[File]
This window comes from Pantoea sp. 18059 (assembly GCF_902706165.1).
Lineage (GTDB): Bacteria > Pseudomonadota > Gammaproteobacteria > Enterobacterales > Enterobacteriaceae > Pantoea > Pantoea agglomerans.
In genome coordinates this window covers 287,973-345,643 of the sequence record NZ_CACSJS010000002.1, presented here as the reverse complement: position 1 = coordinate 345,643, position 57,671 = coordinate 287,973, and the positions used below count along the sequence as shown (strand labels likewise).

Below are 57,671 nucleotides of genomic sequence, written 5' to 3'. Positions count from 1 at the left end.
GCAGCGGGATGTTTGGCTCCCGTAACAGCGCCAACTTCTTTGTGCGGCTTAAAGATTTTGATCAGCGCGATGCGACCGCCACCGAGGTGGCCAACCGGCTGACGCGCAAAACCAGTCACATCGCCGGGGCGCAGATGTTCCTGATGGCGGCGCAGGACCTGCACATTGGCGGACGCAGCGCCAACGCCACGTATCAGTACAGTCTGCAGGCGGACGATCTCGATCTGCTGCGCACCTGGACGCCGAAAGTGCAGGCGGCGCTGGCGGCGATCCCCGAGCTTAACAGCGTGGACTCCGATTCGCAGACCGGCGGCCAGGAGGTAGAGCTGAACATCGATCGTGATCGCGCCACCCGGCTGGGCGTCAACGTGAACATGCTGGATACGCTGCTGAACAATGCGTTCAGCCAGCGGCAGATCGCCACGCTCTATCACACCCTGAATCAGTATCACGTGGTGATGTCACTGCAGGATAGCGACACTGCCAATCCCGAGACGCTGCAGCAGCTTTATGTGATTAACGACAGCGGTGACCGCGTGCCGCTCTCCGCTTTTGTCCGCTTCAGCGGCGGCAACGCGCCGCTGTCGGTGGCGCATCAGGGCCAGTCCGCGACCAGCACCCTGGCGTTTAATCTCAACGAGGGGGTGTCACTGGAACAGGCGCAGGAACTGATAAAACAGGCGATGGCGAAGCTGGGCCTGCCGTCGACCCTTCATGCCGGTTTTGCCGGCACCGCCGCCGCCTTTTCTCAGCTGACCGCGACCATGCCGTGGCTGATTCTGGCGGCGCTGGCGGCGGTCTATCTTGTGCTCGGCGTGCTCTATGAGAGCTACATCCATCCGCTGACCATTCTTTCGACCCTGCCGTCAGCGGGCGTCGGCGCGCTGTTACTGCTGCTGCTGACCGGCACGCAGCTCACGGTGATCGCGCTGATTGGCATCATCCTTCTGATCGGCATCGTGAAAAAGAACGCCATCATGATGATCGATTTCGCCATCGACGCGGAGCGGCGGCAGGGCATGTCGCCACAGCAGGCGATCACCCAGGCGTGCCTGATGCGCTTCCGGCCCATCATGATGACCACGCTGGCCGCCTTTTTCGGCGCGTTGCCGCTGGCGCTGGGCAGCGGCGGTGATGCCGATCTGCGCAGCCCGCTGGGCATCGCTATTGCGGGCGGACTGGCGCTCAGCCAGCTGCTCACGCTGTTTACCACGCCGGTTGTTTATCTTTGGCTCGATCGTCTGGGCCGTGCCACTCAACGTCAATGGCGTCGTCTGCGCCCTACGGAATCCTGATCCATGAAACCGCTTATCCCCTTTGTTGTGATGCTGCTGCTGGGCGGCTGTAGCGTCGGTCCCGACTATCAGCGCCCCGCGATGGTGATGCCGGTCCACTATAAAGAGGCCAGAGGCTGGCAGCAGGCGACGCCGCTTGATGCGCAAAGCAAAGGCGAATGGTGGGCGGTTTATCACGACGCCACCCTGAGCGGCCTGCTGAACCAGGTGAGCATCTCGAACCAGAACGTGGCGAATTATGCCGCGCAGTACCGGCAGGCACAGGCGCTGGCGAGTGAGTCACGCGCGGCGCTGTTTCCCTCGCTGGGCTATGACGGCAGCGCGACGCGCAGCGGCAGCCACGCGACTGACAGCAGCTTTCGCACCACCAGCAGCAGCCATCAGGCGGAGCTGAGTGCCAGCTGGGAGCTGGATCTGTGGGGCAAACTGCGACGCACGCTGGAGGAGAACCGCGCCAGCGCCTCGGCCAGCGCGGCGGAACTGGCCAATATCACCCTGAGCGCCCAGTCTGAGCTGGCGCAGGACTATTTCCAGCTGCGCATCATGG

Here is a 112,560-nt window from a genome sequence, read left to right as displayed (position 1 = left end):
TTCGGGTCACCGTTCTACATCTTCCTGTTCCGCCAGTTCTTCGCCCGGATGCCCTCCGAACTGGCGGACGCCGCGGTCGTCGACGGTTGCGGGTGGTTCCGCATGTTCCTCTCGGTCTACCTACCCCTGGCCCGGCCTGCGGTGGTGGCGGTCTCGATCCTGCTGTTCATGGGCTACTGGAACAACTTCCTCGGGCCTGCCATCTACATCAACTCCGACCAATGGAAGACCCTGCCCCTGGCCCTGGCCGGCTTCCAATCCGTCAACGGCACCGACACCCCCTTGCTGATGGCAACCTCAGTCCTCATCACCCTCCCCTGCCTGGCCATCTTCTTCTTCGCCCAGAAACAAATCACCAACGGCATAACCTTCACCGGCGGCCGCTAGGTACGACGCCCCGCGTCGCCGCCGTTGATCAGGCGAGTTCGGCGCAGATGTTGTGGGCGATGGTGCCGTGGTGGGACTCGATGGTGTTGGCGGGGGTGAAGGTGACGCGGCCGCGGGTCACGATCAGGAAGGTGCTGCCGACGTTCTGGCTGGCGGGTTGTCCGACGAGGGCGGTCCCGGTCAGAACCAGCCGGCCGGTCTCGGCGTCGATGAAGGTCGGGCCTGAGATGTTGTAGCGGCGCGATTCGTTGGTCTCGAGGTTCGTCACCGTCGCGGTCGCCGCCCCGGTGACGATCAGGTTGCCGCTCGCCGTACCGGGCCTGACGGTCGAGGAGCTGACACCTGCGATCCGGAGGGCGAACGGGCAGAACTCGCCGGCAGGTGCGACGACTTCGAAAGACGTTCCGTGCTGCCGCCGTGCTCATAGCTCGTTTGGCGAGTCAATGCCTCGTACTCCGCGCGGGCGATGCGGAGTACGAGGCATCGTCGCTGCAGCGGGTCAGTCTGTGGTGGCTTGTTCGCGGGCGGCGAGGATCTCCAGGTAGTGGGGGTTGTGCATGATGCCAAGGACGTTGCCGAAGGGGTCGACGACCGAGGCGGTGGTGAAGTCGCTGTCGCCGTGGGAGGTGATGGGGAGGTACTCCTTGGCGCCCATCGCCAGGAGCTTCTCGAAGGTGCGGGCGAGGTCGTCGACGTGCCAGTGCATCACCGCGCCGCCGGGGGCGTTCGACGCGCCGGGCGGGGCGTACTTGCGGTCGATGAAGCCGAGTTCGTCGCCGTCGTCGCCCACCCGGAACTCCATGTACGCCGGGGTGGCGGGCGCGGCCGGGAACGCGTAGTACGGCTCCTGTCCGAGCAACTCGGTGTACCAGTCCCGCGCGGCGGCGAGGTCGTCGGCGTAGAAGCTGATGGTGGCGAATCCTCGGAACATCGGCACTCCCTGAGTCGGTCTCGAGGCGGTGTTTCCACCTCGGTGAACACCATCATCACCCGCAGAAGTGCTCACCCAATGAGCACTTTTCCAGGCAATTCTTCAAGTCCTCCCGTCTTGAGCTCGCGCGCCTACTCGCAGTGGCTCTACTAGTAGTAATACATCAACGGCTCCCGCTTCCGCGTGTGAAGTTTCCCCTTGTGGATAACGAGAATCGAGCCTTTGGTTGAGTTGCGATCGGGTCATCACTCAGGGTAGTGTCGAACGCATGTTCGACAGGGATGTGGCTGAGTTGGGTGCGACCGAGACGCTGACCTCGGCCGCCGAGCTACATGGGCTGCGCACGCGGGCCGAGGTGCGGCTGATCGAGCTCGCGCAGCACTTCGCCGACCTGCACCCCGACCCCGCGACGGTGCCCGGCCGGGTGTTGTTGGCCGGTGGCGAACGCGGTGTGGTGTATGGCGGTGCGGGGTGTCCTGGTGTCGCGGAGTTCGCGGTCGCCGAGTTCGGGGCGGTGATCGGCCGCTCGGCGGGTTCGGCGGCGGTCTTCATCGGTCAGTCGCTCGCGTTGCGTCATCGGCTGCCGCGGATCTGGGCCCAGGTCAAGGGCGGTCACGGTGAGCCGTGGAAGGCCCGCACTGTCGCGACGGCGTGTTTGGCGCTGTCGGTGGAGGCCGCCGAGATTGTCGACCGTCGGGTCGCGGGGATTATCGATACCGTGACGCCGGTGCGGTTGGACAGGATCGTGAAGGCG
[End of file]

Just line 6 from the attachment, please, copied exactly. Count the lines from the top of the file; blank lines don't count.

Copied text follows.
Here is a 112,560-nt window from a genome sequence, read left to right as displayed (position 1 = left end):